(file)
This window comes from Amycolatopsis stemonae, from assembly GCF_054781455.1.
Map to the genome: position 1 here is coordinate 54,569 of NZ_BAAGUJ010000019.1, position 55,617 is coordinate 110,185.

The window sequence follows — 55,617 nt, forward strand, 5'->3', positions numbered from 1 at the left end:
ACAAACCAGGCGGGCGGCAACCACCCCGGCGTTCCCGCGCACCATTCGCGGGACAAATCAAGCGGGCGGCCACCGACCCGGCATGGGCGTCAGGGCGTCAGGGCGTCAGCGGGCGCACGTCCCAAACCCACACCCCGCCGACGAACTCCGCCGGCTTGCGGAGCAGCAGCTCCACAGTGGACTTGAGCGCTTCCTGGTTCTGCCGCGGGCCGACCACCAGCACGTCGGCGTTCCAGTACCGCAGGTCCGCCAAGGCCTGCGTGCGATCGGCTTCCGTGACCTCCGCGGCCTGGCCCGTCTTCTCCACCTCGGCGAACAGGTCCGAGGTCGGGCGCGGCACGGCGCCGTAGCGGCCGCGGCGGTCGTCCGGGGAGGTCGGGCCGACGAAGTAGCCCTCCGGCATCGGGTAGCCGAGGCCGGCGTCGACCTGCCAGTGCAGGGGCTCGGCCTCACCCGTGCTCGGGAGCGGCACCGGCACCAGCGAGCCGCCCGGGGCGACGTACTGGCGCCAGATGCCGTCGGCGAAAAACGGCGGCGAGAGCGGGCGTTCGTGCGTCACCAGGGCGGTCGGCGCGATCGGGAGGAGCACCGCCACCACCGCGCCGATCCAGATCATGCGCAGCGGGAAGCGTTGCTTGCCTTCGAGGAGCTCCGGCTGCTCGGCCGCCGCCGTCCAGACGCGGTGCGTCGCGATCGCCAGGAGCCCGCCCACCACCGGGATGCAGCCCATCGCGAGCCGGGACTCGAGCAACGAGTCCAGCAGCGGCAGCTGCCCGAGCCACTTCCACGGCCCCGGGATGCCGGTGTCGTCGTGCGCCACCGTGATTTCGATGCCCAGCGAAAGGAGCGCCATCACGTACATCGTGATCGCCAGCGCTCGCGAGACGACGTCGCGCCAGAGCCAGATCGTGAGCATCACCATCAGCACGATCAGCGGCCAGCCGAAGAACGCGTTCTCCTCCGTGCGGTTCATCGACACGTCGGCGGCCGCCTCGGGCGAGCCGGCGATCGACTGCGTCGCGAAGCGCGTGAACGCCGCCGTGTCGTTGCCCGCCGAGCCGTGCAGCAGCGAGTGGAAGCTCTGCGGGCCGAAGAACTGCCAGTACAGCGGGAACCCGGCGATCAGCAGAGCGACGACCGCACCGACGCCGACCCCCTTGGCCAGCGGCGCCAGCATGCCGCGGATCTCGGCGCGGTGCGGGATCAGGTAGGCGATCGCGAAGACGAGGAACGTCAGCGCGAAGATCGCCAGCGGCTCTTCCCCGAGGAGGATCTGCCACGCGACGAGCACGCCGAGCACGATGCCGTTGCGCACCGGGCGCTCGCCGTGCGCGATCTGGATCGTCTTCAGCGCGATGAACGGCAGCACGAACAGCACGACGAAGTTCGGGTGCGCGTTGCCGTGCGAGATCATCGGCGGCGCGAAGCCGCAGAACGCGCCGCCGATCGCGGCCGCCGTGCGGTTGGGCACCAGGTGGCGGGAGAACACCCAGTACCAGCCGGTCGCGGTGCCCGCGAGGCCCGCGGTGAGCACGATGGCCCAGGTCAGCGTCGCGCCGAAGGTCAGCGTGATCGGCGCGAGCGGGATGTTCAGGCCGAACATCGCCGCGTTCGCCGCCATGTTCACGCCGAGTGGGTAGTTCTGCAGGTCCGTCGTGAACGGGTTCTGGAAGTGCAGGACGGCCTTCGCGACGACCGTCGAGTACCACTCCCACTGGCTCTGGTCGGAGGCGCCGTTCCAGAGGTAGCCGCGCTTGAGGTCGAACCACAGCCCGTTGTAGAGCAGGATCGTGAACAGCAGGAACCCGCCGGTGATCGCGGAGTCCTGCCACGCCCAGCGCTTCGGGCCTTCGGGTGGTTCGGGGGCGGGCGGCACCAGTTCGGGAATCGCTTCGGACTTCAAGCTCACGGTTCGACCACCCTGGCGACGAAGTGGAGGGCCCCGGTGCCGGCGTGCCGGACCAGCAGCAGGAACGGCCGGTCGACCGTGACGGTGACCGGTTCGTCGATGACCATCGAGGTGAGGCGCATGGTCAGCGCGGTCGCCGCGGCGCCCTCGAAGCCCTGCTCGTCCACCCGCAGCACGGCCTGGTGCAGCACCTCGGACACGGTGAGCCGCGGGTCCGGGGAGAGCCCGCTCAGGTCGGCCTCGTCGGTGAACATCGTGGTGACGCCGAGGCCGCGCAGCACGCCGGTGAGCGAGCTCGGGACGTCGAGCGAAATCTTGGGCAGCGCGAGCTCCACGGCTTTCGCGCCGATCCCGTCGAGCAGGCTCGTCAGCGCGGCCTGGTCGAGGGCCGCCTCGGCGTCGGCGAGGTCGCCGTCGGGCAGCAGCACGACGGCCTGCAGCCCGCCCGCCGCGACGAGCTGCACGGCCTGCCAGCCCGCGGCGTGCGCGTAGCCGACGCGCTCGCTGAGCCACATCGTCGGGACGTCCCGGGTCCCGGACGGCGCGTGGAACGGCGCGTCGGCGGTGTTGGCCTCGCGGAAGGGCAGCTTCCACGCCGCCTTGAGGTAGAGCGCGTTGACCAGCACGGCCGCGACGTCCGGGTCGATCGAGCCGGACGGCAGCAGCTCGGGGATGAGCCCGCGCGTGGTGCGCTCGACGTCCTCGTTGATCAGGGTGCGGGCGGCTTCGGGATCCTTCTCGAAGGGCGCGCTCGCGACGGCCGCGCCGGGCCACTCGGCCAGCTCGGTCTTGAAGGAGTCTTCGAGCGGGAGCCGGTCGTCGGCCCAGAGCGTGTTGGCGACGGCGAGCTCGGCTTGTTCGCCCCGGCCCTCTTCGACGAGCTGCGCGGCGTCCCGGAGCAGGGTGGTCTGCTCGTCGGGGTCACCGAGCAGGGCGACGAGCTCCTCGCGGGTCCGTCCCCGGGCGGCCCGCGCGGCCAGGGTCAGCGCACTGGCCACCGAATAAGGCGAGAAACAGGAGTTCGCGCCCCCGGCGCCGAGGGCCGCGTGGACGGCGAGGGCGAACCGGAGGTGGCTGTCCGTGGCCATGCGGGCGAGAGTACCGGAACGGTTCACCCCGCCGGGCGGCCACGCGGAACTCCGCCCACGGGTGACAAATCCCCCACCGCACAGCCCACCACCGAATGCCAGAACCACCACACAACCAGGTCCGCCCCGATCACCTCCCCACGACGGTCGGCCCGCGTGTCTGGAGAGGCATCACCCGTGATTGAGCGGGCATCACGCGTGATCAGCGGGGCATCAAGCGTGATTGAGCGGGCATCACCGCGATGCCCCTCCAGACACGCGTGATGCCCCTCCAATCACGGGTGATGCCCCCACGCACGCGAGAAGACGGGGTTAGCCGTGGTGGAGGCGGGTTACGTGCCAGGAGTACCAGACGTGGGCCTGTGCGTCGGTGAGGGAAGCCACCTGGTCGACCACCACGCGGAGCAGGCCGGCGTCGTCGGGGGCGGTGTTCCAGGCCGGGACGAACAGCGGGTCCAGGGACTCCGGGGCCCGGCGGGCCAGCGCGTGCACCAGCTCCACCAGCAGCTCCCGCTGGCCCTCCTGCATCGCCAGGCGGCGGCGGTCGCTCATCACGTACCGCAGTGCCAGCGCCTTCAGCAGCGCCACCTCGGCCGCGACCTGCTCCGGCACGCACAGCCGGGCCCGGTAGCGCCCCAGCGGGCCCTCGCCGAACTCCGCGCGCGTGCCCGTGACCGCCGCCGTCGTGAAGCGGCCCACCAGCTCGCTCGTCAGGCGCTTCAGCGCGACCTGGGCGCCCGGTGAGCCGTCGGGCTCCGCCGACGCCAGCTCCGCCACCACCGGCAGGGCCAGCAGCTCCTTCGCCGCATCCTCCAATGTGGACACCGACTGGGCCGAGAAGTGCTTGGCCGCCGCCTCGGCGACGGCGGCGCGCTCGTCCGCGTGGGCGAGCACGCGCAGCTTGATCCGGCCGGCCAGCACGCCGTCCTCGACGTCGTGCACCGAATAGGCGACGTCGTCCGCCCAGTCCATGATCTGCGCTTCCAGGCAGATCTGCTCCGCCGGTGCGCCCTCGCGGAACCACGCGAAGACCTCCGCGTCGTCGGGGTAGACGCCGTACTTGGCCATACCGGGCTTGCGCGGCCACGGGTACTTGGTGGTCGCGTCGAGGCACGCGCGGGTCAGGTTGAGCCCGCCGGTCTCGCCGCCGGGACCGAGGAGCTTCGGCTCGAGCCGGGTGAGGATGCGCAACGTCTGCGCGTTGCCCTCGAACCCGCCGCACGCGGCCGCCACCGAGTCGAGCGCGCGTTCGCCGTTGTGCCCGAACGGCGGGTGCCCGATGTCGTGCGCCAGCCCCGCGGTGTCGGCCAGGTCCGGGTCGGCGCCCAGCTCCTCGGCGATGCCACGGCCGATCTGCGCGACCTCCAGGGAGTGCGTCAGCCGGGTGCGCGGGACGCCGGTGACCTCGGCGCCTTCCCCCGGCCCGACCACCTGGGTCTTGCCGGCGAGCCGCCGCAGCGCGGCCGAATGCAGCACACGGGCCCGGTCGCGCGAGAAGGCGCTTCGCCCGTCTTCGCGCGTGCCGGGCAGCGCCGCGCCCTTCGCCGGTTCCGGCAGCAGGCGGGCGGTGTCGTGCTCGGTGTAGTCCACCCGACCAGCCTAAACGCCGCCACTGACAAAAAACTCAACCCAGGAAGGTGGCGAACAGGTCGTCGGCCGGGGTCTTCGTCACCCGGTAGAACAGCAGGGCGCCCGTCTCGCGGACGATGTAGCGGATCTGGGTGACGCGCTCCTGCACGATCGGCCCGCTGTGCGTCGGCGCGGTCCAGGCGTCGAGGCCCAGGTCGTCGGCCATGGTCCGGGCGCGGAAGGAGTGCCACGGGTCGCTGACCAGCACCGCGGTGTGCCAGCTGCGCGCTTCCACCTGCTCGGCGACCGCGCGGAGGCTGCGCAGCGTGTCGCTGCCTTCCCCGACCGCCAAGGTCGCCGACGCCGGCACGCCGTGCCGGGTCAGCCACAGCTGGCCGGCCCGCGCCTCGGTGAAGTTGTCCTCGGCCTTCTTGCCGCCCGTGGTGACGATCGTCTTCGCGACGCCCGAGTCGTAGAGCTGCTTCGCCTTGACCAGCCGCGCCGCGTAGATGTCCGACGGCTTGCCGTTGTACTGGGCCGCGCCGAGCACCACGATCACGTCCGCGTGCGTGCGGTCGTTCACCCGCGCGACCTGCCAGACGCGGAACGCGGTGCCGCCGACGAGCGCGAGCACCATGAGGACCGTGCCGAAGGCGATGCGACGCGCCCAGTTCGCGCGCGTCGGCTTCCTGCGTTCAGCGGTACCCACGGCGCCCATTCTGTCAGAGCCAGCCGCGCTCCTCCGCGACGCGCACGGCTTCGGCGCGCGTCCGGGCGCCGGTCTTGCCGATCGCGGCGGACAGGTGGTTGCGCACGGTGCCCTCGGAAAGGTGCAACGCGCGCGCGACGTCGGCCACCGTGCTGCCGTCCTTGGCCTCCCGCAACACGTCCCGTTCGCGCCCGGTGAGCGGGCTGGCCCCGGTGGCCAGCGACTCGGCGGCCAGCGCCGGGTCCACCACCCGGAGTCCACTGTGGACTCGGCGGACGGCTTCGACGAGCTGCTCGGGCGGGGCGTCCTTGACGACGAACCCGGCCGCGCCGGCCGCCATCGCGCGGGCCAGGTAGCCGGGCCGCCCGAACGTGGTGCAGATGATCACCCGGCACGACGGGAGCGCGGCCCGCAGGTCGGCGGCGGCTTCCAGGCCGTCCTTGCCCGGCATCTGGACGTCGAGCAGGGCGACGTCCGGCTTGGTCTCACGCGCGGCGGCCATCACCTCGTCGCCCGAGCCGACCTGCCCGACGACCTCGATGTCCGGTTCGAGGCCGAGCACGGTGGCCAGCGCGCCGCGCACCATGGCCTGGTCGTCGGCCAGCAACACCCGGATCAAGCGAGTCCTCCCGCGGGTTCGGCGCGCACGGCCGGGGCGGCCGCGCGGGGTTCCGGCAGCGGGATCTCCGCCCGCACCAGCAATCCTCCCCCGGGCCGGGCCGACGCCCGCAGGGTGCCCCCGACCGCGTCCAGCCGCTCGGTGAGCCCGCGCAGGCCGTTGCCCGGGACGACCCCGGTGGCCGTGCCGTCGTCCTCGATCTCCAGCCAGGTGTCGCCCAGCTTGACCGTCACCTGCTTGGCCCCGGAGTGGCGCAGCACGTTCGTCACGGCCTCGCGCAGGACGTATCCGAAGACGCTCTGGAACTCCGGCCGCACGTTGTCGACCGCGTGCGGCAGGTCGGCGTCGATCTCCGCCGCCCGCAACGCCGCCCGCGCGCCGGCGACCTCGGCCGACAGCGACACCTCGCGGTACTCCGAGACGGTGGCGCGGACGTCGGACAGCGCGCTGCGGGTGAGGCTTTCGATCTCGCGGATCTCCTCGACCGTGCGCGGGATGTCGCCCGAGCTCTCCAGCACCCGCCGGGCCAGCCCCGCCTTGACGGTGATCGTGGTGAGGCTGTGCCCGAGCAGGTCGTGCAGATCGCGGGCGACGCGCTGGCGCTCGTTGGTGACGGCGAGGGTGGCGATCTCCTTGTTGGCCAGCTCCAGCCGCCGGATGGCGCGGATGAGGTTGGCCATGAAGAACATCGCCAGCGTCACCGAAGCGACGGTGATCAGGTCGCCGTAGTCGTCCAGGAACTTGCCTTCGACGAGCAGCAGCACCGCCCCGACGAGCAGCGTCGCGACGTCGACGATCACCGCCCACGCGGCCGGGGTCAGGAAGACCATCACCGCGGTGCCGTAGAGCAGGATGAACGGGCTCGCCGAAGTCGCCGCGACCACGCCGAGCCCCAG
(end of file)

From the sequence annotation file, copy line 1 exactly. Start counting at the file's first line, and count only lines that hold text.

This window comes from Amycolatopsis stemonae, from assembly GCF_054781455.1.